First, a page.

Adaptation to flooding, pathway to housing or ‘wasteful expenditure’? Governance configurations and local policy subversion in a flood-prone informal settlement in Cape Town

This paper by David Jordhus-Lier, Andreas Saaghus, Dianne Scott and Gina Ziervogel responds to the call by Wise et al. (2014) to improve our understanding of decisions related to urban climate adaptation by situating policy interventions in a broader governance contex

Abstract

This paper responds to the call by Wise et al. (2014) to improve our understanding of decisions related to urban climate adaptation by situating policy interventions in a broader governance context. To develop this argument we use a qualitative case study from Cape Town, South Africa of a local government intervention in an informal settlement suffering from annual flooding. The intervention took the form of gravel platforms raising the ground on which residential dwellings were located.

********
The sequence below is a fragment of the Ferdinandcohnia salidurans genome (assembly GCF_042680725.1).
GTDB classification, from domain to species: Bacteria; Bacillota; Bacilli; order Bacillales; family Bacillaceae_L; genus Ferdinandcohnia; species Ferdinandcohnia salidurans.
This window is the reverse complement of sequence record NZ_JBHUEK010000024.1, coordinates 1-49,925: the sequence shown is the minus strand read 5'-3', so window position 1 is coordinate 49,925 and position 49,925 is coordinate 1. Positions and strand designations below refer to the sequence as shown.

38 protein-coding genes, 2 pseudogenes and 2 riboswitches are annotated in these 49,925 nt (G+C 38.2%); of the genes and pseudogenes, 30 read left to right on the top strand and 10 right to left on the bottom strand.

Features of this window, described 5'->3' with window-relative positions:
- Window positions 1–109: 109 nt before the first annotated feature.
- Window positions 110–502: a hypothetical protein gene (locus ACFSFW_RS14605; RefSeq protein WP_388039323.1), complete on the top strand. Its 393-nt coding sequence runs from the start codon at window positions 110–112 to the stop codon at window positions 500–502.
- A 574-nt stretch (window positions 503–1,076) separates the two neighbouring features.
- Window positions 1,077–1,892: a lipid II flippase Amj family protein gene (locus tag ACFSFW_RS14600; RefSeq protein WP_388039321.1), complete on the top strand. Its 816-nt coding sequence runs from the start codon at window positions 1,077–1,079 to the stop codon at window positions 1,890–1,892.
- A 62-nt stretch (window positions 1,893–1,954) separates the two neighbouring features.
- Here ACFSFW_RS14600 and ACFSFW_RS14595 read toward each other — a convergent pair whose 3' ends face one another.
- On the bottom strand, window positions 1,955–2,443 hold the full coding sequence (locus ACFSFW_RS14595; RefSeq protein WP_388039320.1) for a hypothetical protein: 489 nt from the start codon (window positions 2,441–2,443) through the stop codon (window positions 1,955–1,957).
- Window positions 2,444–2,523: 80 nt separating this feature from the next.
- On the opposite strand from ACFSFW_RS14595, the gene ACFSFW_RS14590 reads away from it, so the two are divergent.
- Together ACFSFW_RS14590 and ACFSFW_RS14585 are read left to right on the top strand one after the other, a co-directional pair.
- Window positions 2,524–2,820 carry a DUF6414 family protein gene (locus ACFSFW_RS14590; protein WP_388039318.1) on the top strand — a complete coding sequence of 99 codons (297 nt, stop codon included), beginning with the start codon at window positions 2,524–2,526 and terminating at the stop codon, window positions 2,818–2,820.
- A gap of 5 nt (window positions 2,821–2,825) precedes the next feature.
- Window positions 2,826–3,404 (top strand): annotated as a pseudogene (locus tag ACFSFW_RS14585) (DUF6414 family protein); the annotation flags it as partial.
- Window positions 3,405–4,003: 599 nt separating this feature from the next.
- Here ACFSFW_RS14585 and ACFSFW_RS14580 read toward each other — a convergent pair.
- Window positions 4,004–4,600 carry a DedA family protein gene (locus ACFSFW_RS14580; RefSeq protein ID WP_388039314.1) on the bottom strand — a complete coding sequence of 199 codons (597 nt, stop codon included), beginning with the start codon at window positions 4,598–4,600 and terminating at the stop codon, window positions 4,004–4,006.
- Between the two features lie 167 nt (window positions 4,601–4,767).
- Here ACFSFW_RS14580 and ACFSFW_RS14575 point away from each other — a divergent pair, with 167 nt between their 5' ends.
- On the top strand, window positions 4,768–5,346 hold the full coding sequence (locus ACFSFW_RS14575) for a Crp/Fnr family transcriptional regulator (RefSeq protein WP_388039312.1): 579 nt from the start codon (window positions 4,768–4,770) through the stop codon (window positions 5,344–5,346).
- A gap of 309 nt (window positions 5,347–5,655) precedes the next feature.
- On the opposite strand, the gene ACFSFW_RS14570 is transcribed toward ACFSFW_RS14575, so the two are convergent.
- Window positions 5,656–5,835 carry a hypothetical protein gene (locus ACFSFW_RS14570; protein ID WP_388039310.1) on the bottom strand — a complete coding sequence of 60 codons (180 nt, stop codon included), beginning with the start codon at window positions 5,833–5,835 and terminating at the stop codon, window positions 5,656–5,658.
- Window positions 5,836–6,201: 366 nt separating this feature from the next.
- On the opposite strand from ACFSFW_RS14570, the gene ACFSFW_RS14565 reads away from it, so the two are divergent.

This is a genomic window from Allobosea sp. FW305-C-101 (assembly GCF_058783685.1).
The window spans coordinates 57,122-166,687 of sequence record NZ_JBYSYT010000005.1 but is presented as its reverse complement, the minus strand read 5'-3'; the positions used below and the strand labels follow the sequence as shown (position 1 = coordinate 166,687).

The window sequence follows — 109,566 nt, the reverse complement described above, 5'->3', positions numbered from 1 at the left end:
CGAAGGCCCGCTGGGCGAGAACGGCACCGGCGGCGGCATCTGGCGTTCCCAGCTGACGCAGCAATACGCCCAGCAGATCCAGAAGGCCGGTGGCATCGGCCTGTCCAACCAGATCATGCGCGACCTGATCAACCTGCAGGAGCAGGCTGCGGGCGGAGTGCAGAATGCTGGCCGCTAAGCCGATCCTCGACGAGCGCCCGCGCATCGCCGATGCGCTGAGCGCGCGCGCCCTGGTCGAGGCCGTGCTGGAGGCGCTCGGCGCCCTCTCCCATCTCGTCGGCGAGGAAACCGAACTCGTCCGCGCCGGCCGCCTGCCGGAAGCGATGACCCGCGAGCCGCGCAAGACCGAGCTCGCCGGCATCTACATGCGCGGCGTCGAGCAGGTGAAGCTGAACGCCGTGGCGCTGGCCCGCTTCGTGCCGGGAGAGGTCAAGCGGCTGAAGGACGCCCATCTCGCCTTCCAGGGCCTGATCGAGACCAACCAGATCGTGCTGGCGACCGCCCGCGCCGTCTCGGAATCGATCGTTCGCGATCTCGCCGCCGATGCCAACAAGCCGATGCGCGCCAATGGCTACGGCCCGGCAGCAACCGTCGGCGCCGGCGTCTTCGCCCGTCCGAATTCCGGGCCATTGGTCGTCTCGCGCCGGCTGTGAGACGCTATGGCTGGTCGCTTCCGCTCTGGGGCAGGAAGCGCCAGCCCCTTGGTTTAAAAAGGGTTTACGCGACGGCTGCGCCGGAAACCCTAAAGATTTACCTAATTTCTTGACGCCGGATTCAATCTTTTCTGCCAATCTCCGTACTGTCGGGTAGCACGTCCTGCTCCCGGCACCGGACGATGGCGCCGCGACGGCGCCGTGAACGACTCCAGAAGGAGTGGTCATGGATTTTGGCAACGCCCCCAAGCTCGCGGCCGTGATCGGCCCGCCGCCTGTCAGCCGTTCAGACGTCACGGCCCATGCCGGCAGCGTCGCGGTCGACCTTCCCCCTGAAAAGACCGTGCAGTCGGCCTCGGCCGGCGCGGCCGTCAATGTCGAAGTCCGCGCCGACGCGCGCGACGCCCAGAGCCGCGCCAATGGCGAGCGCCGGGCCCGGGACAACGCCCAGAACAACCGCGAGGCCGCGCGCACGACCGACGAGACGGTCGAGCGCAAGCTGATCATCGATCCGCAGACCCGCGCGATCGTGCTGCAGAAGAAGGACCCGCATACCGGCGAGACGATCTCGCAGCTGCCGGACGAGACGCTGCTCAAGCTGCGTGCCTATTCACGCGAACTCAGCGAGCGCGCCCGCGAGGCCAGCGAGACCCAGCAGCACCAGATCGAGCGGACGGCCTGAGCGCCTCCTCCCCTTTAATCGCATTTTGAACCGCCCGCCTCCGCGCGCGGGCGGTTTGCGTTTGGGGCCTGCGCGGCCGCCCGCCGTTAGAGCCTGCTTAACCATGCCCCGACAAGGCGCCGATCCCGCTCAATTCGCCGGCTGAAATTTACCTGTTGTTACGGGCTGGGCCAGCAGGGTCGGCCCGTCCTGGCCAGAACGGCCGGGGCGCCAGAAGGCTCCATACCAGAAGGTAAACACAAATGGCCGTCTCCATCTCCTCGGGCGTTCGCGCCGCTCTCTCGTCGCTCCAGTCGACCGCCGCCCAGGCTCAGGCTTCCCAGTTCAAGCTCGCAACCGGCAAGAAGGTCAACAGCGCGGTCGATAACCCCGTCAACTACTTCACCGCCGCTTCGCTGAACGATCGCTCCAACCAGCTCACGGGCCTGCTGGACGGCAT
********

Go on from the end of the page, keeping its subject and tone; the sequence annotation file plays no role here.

We argue that the meaning and purpose of this intervention have been shaped by multiple social agendas promoted by various actors, producing a contested result and arguably impacting on the potential of the intervention to serve as a pathway to increased adaptive capacity. In addition to the notion of adaptive pathways, we draw on the notions of governance configuration and local policy subversion to explain the case in question.

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Published Nov. 22, 2018 9:56 AM - Last modified Nov. 22, 2018 9:56 AM